The 647-horsepower GT is no longer the flagship of the Ford lineup; at least not in the video game world. The company introduced a virtual race car named Team Fordzilla P1 that explores what a track-bred hypercar could look like in a few decades. It’s not headed to production, but enthusiasts will get the chance to race it.
Ford noted gamers from all over the world played a significant role in designing the P1. They notably selected its seating position, the type of dashboard it’s fitted with, and the drivetrain that powers it. Blue Oval engineers then used these suggestions to create the final product, which was unveiled at the 2020 GamesCom event.
Penned by Arturo Ariño, one of the company’s exterior stylists, the final design stands out with a low front end dominated by LED lights and a backlit Ford emblem, a transparent roof, partially covered rear wheels, and a back end that’s almost completely exposed. It also features shape-shifting panels that allow racers to make the body longer for tracks with long, high-speed stretches (like Le Mans) or shorter for narrower tracks such as Monaco.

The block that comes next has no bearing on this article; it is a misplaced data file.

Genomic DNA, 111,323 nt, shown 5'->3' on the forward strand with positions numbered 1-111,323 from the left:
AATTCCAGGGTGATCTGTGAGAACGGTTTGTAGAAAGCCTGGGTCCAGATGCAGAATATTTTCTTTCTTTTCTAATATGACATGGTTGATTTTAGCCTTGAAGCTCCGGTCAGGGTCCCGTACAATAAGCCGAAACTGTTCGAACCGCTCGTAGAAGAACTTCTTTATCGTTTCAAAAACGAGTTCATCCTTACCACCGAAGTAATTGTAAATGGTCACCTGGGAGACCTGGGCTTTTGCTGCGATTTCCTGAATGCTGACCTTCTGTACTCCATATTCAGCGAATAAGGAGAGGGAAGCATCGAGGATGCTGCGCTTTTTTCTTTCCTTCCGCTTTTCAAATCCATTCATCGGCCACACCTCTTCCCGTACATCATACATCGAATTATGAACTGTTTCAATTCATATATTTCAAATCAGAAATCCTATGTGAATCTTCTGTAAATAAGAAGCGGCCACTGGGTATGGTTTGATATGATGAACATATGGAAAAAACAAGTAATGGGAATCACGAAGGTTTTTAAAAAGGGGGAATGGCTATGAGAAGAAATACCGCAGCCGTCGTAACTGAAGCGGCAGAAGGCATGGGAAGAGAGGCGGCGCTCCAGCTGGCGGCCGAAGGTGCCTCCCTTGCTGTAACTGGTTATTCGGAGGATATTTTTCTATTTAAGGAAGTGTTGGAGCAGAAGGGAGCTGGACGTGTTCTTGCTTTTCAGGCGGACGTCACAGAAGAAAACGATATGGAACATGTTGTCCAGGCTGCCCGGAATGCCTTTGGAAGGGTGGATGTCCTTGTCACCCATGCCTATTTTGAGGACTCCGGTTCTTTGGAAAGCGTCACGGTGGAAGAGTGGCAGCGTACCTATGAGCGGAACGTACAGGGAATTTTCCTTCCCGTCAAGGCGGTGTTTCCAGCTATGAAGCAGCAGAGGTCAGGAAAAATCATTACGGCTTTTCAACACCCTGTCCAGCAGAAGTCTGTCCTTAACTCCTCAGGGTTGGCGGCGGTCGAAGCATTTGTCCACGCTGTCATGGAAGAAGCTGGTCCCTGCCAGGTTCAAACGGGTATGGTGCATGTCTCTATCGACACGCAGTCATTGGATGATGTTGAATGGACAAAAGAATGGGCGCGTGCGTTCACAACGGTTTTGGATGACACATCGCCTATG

Blue lights enigmatically embedded into the Michelin Pilot Sport Cup tires add a futuristic touch to the design, though Ford hasn’t revealed what they’re for. We also don’t know what the P1 looks like inside, or what it’s powered by. It sounds like it uses an internal-combustion engine, but exhaust tips are nowhere to be seen. It looks like there’s enough space between the passenger compartment and the Batmobile-like rear end to fit a big enough engine, though we’re not expecting anything bigger than a V8. Hybrid technology is possible, too.
Ford stopped racing the GT in 2019, and we have no reason to believe it will return to Le Mans with something resembling the P1. It’s currently preparing to tackle the 2020 edition of the Baja 1000 with the Bronco R. It announced it’s in “advanced talks” about making its virtual racer available in what it described as “a well-loved game,” however, and it asked its German division to build a life-sized version of the car by the end of 2020.